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Genre and Censorship
     
   
     
 

Genre Trouble

We decided to work also with the topic censorship and genre in order to avoid analysing film censorship only film-centred as well as on the basis of current politics – which is standard practice. We intended to focus more clearly on its structural aspects and to look for higher-level items.

However, we were confronted with some problems. As Hayward (1996: 160f) so rightly says “Genre is seemingly as unproblematic, but this is not the case. […] First, because generally speaking a film is rarely generic pure […]. A second problematizing factor is that genres also produce sub-genres, so again clarity is proscribed. […] A third factor is that genre[s] cannot be seen as discrete and ideologically pure […] but are ideologically inflected”.

The genre concept evolved on three different levels: 1) as a production formula for the film industry, 2) as affecting audience expectations and 3) as a scientific category. All three manners of use of the genre concept have in common that they develop historically and culturally asynchronous.

Contemporary press at that time considered this selection of films to be dramas. In "Paimann’s Filmlisten" (PFL - Paimann's film list) films like FRANKENSTEIN and DRACULA were referred to as "fantasy dramas" (PFL No. 836, 15.4.1932 and No. 853,12.8.1932). VAMPYR (1932) was also categorized as a "drama/fantasy play" (PFL No. 843, 3.6.1932) and FREAKS as a "criminal psychological drama" (PFL No. 886, 31.3.1933). KING KONG was classified as a "drama/utopian adventure film" (PFL No. 899, 8.9.1933) and THE INVISIBLE MAN as a "drama/fantasy sketch" (PFL No. 939, 6.4.1934).

What is the justification for calling these films "horror" films? What actually characterizes a horror film? According to a current definition, this is how horror films are defined: “Horror Films are unsettling films designed to frighten and panic, cause dread and alarm, and to invoke our hidden worst fears, often in a terrifying, shocking finale, while captivating and entertaining us at the same time in a cathartic experience. […] Their main characters have included ‘unknown’, human, supernatural or grotesque creatures" (http://www.filmsite.org/horrorfilms.html).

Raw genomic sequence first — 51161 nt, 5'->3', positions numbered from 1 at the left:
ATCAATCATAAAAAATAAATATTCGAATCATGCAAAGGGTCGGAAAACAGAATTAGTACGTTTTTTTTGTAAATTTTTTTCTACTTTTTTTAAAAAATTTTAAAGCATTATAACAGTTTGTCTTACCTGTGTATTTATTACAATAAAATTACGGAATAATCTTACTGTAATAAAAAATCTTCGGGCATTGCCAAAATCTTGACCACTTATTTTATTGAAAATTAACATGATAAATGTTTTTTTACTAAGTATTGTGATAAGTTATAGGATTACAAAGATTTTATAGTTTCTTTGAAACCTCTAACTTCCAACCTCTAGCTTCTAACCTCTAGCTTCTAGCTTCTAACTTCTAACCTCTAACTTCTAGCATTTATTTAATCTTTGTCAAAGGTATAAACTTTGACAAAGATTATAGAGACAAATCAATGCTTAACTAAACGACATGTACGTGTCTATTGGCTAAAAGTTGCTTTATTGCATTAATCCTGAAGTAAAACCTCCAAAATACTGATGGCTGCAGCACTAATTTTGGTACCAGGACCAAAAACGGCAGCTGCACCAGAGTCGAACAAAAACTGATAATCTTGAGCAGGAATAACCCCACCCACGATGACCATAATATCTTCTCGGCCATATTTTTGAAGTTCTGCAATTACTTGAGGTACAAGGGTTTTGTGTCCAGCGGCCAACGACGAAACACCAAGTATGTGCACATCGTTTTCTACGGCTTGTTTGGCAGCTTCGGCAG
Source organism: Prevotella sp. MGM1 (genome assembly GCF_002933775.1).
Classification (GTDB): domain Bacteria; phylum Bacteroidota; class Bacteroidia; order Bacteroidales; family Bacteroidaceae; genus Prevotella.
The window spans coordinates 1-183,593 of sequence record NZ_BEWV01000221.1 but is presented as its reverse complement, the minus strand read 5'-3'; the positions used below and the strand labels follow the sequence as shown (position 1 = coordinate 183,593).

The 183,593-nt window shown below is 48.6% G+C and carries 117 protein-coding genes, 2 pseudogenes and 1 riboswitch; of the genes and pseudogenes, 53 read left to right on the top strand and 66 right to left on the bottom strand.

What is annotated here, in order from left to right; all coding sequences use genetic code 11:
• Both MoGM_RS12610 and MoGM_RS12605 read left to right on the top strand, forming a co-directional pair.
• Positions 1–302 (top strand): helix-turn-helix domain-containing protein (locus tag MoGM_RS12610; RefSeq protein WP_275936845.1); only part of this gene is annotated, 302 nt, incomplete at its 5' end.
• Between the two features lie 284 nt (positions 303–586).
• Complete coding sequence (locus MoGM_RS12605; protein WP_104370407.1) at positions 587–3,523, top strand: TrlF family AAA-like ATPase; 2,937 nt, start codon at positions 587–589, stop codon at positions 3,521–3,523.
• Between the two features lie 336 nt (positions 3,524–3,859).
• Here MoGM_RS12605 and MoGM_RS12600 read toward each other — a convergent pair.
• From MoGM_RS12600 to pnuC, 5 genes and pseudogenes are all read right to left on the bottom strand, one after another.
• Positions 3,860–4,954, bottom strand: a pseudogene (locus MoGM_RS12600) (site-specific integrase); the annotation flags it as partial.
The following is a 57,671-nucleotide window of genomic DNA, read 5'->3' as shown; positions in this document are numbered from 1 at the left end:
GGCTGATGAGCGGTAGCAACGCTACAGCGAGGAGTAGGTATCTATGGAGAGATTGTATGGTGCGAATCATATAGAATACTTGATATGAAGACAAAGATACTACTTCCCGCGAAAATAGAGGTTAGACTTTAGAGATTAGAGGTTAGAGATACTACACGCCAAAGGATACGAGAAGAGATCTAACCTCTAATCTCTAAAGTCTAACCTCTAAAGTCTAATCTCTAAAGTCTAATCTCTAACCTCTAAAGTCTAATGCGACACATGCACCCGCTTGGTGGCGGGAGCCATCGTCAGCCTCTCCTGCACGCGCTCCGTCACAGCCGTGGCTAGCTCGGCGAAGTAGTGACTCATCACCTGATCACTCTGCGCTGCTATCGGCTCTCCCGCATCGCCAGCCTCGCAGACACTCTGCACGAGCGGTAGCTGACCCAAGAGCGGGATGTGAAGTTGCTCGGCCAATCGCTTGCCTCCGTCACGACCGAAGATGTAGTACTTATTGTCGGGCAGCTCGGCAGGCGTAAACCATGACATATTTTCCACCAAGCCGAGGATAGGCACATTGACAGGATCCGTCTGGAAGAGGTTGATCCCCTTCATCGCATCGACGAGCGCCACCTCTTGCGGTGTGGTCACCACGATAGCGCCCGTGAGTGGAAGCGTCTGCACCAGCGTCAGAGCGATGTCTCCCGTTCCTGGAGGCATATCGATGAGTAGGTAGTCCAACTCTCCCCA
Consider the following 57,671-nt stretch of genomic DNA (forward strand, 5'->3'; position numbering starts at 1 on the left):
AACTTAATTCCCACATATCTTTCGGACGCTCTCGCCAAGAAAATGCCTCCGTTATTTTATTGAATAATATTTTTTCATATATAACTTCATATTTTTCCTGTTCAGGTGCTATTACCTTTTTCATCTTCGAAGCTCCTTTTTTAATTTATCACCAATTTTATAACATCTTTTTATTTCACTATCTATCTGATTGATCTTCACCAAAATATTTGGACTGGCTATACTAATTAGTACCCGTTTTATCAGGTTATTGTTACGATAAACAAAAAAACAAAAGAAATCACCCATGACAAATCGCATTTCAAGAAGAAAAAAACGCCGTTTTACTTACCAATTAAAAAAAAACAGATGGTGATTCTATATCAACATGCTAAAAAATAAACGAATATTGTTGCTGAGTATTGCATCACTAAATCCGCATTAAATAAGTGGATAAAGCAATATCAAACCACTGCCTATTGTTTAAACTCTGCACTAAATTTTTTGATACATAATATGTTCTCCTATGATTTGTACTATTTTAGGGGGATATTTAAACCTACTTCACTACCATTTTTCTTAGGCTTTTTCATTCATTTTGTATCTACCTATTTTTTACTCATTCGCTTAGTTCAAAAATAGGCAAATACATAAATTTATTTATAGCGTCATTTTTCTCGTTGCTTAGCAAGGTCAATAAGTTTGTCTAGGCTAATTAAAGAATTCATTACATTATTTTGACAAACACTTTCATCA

A retrospective classification of the selected films is purposeful, knowing well enough that we are hereby shelving the historical labels. The objective is to make use of structural assumptions inherent to the genre term and then juxtapose them with scenes that have been objected to or banned. The first question that comes up is: "What was actually forbidden about these films?" The two main films in this study, FREAKS and FRANKENSTEIN reveal two major themes.

First of all, censors repeatedly criticized the portrayal of grotesque and abnormal bodies. One knows that truly disabled people played the "freaks" in FREAKS. In other words, the audience was confronted with a real deviation from the norm and this caused a stir. Why else would one think that the Atlanta Board of Review deemed the film "loathsome, obscene, grotesque, and bizarre" and banned it? The same goes for FRANKENSTEIN. Producer Carl Laemmle Sr. had the blasphemous aspects of FRANKENSTEIN watered down before its first screening. Not only was the „creation“ itself blasphemous but also the fact that it was being made of human corpses. This piece of information was omitted in the USA, Germany and Czechoslovakia. The cemetery and Gallows scenes were cut out and in Germany, even some close-ups of body parts were edited out. On one hand, there was a morally motivated problem of the representation of society, i.e. social and aesthetic deviance shown as ugly, meaning evil. On the other hand one had the basic character of the film and its presentation of social reality. These two aspects were mixed together.